Ten Questions: Chris Paul and the Clippers

I know that we're going to need a new post just to handle the comments that will be pouring in overnight, so here's that post. I'm going to address ten questions that seem to be flying around Clips Nation regarding the acquisition of Chris Paul.

Did the Clippers give up too much?

No. Next question.

Did the Clippers give up more than they had to?

We'll never know. They seemed to have some leverage in the situation, and there was hope they could get a better deal, but they didn't, and I'm over it. It's a great trade for the Clippers, so why worry about what might have been?

What could possibly go wrong?

Lots and lots of things. For instance, Chris Paul could get injured. Paul missed 37 games two seasons ago with a bad knee. But then again, he played 80 games last year. There may well be an injury risk with Paul, but there's injury risk with everybody. If you believe he's going to get hurt, then it was a bad trade no matter what the Clippers gave up. He played 80 games last year, and you have to make the trade assuming that he's going to play. Also, Paul could leave after two seasons. As part of the trade he agreed to not opt out of his current contract in the 2012-2013 season. But if Paul leaves the Clippers via free agency in 2013, it will have been a very expensive two years for the club. So they've got two years to convince Paul to stay with the team. This is not a risk free transaction by any means, but it's worth the risk.

Has he been slowed post injury? Is he on the decline?

Well, he hasn't been as productive the last two seasons as he was the two before that. But he's still wildly productive. Not to mention that he was at his best in the playoffs last year. Even if he's slowed, he's still plenty great.

Will the Clippers make the playoffs this year?

They'd better. With only two years during which to convince Paul that he wants to remain a Clipper for the foreseeable future, they can't really afford any lottery trips in that time. This is clearly a playoff worthy roster at this point. This also comes at a time when many Western Conference teams are on the decline. New Orleans just sent their best player to the Clippers and also lost the second best player this summer. Denver, another playoff team, has half their roster in China. If they don't make the playoffs with this group, given the importance of getting Paul to stay, it would be a disaster. Portland has seen Brandon Roy retire and is actively talking about rebuilding. That's three playoff teams from last season right there. Houston finished ahead of the Clippers last season, but has struck out on all of their free agency plans, while Phoenix is on it's last legs. The Clippers are good enough now to make the playoffs for sure, and it definitely helps that the door is wide open.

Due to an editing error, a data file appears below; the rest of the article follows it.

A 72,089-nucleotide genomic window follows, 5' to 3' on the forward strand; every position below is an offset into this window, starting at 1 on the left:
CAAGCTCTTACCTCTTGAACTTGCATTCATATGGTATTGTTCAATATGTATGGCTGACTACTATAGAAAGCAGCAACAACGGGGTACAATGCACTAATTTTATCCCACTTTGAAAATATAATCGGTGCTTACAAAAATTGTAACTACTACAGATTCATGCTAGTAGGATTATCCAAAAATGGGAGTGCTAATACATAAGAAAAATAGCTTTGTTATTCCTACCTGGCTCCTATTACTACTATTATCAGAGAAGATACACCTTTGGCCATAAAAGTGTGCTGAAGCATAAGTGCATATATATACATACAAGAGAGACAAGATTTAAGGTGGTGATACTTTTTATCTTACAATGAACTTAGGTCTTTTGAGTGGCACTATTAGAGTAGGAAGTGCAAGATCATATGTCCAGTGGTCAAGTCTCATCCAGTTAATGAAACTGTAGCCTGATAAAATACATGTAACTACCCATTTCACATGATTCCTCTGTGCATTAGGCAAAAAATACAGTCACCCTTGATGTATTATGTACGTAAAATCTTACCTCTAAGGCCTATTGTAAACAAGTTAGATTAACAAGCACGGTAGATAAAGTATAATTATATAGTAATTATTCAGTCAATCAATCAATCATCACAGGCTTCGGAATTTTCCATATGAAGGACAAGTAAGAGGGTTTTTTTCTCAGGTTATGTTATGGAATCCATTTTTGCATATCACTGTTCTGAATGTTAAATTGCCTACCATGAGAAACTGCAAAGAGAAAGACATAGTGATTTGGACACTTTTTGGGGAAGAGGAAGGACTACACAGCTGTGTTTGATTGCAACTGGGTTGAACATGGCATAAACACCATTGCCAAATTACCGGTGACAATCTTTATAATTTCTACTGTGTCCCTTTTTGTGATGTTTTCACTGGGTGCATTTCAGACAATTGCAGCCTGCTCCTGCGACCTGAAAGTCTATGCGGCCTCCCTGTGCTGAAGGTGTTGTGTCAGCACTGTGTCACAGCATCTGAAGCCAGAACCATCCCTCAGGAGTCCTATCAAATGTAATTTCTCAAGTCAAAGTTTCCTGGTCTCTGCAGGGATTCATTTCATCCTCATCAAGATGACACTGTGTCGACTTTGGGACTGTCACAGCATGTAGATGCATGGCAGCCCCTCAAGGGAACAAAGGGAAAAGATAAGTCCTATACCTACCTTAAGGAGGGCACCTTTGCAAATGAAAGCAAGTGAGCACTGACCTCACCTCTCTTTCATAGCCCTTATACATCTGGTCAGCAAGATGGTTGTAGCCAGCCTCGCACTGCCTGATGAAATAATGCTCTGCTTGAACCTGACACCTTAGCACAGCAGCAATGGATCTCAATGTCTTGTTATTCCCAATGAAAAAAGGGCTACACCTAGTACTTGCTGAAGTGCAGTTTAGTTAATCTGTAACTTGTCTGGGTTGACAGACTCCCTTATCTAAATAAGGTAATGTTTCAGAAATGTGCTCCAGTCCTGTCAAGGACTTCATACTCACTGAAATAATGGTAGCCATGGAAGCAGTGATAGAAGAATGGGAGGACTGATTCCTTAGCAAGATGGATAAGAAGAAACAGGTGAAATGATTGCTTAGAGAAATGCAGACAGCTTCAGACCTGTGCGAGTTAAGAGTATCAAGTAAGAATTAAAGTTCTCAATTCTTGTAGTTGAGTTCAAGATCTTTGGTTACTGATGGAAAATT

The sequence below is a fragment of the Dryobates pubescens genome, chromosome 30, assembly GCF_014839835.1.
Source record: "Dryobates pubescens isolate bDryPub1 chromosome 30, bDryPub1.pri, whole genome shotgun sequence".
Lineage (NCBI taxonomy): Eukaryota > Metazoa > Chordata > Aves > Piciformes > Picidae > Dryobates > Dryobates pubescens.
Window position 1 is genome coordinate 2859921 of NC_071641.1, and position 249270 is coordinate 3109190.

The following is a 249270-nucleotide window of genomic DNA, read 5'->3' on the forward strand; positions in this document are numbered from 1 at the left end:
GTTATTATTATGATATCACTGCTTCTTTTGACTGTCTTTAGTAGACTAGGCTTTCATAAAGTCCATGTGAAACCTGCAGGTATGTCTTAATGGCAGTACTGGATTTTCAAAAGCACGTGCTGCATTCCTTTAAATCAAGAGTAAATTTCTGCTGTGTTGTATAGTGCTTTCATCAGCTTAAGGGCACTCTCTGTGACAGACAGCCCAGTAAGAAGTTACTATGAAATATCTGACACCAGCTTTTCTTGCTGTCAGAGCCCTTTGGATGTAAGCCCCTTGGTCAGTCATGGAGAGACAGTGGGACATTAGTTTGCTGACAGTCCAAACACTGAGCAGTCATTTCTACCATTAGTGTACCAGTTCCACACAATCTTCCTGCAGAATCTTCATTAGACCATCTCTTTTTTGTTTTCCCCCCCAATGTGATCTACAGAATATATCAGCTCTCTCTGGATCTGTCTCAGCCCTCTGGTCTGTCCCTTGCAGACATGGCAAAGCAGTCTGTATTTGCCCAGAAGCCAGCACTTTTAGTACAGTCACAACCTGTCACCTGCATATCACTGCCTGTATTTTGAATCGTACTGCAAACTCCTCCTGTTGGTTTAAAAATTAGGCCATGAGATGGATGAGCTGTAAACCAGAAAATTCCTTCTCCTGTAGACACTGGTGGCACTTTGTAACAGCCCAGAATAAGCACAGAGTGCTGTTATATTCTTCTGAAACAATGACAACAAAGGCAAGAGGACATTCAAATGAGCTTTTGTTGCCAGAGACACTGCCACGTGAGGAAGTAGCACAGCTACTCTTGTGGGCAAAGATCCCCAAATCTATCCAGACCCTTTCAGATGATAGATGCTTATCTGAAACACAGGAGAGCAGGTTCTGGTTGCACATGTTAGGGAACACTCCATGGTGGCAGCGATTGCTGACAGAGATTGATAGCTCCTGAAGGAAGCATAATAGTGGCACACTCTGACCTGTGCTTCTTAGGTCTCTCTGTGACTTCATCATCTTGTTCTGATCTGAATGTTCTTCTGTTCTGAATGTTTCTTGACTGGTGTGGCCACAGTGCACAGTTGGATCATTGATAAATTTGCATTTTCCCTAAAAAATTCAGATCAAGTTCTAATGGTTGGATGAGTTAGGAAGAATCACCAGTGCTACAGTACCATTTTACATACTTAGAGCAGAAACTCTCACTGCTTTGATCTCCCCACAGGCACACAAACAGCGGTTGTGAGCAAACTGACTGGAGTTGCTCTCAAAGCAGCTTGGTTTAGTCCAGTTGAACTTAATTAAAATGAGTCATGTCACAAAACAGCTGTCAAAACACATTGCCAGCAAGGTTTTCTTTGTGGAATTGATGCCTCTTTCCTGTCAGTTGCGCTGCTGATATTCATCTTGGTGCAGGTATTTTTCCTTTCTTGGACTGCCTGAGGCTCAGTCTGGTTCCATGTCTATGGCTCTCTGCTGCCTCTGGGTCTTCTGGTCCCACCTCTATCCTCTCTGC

How far can this team go in the playoffs?

That's a much tougher question. Because although the bottom three Western Conference playoff teams from last season definitely look vulnerable, the top five are a different story. The Lakers should definitely be weaker with the loss of Lamar Odom and another year on their aging lineup, but that was a powerful team before and will remain dangerous. Ditto for aging powers Dallas and San Antonio - even if they're not as good this year as last, they'll still be very, very good. Meanwhile both Oklahoma City and Memphis are on the rise. As it stands now, the Clippers will have a battle on their hands to get out of the first round. But the talent is certainly there, and with a season to come together before the playoffs, they certainly could make a decent run.

Who plays shooting guard?

Well, it's not my decision, but I'm guessing it will be Chauncey Billups. Yes, he's mostly played the point in the NBA, but he's a greater shooter and perfectly capable of playing off the ball. He's also big and strong enough to defend most two guards. The Clippers guard rotation is deep at this point, with Paul, Billups, Mo Williams, Randy Foye and Eric Bledsoe (who'll miss the start of the season after knee surgery). And while none of those are prototypical shooting guards, several of them can play the position. And I assure you, it's a lot worse to have two shooting guards and no point guard than to have two point guards and no shooting guard.

What happens next?

The Clippers have left themselves very thin in the front court, with basically starters Griffin and DeAndre Jordan and nothing proven behind them. They will need to find some bigs to provide depth, either by trade (Foye's expiring deal may be their best chip there) or using the new $2.5M cap exception for teams that start an off-season under the cap and then go over it. Amnestying Williams and his $8.5M contract with two years left is an option, but it doesn't get them that far under the cap, so it seems a little extreme.

Are Paul and Griffin the best point guard/power forward combination since Stockton and Malone?

Well, they haven't actually played a game together yet, so it's way too early to say anything like that, but they certainly could be. Chemistry remains to be seen, but Paul is the best point guard of this generation, and Griffin has a chance to be the best power forward of his. Provided the pieces fit together well (and it's hard to imagine they wouldn't) they have a chance to be a combo for the ages.

Will this be the best Clippers team of all time?

Yes. Welcome to the new era.

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